I've used this many times as my excuse for not going on a mission trip to Mexico, just three short hours away, on spring break. But not this year. This year I went with Hands of Mercy to build a house for a homeless family south of Ensenada.

I was told that my heart would be changed; I thought it already had. I was wrong. I haven't slept well all week; I keep dreaming of being back in Mexico. I keep thinking of the little girls playing with rocks for toys.

As a teacher I have always assumed that my students and I were close in our expectations for our lives: get educated, get employed, get married, start a family, serve others, etc. But what about the girls in the rock pile? What are their expectations for their lives if poverty is all they have ever known?

Then I reflect on the subject matter that I teach: computer multimedia. I could hardly explain to the folks in Mexico what that even was, and why I taught it. Music videos seem very irrelevant if your biggest job during the day is bringing fresh water to your home/shack.

I want to be confident. I want to believe that God has my just where He wants me and is using me the way that He sees fit. But I feel like my heart has been ripped out of my chest and that all of the time I have invested into teaching what I thought mattered doesn't matter at all.

Or does it? God uses me everyday in the lives of my students in ways that I cannot see or know. I hope that the sharing of my experiences in Mexico with my students has a lasting and positive effect as they see one of their role models moved to take action in a new and selfless way.

Wednesday, March 25, 2009

Alternative Assessments


I have been a math teacher for most of my career, which means that the majority of my assessments have been tests and quizzes. As I have had to teach a few other subjects (which are out of my comfort zone) I have started using some assessments (which are also out of my comfort zone). Some of these assessments are obvious, like when I teach technology, I don't give tests, I give projects. But when I started teaching middle school Bible classes and a history class or two, I started branching out. I started doing things like papers and summaries. Then I went crazy and assigned a speech, and then once (for Bible) I did my first skit.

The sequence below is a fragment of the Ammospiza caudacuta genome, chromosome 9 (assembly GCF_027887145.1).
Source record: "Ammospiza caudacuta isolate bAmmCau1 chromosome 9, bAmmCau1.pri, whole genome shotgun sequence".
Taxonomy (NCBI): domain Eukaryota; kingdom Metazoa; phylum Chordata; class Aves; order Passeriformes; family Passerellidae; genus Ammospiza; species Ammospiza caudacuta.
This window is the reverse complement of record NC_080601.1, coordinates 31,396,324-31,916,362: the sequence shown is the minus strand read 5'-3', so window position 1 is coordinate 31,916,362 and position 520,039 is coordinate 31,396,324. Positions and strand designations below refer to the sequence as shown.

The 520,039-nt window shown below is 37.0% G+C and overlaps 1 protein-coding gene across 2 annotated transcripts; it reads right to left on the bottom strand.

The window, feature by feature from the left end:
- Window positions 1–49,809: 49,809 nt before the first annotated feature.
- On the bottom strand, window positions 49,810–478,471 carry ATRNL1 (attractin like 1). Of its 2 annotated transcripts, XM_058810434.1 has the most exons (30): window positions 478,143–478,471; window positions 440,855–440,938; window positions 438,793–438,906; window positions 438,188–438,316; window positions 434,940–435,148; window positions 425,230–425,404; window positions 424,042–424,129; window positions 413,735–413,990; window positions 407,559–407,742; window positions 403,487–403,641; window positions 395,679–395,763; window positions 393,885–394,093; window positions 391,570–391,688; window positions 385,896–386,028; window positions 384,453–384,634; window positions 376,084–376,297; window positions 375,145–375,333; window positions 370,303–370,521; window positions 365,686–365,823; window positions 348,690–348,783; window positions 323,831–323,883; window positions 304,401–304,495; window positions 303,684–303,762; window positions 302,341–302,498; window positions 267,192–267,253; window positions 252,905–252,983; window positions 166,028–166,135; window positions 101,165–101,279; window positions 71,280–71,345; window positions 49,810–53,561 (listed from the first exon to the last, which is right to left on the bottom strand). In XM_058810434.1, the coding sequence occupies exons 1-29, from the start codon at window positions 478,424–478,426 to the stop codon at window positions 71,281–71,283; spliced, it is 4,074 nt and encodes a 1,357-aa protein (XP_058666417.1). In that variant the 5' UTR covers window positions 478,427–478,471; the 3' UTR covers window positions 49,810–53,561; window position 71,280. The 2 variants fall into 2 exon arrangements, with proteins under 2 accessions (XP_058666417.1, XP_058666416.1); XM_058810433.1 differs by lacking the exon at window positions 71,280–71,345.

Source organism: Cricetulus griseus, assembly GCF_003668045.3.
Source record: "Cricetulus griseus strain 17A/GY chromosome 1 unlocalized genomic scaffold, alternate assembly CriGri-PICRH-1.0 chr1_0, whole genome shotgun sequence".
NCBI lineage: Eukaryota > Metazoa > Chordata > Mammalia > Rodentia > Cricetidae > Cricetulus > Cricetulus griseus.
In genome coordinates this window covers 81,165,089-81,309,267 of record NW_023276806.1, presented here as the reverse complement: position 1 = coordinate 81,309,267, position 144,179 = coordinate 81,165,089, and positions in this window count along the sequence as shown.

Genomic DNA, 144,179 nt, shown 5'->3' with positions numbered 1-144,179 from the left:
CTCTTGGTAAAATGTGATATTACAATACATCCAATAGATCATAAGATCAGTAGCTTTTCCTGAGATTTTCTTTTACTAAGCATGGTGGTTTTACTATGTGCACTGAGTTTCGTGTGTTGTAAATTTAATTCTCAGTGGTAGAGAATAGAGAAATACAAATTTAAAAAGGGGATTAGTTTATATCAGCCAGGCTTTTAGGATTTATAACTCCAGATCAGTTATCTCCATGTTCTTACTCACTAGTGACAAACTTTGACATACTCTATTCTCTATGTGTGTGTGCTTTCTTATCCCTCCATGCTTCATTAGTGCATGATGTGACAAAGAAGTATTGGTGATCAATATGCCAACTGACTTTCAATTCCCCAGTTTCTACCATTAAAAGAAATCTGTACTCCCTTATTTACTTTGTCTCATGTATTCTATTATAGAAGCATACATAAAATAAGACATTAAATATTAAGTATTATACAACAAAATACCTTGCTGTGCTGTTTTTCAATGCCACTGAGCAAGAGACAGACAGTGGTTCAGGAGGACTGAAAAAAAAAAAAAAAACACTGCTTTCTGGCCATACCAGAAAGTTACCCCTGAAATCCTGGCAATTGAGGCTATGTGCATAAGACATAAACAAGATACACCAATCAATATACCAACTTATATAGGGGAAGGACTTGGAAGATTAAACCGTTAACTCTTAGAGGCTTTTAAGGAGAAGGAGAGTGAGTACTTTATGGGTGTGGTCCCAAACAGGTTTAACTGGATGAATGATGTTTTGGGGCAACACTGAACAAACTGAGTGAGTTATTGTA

I was doing all sorts of cool "professional" teachery stuff like making rubrics! (Which I still feel like I am mispronouncing.... Is it even a real word?!? I don't know.)

A couple of days ago I got to thinking about this whole thing. I mean, sure, they are different, they can be fun for everyone, but I am selling them short? Does preparing for a speech or writing a paper bring about the same level of challenge as a ... should I say... cold hard test?

Life still gives you tests. My question is, "should the teacher?"

I know that this blog is called the "Confident Teacher" but I am not feeling too confident about this. So, to help me out with this little question, I (very quickly) created a little survey to get some input from the people that would actually know the answer to this question. So please, please fill out this little form. Pass it around to your teacher friends.

(Send them this link:

Any questions I should add?

If I get a good number of responses, I will post a link to the results in a few days.

Tuesday, March 17, 2009

Do your job well

If a man is called to be a streetsweeper, he should sweep streets even as Michelangelo painted, or Beethoven composed music, or Shakespeare wrote poetry. He should sweep streets so well that all the hosts of heaven and earth will pause to say, here lived a great streetsweeper who did his job well.
-Martin Luther King Jr.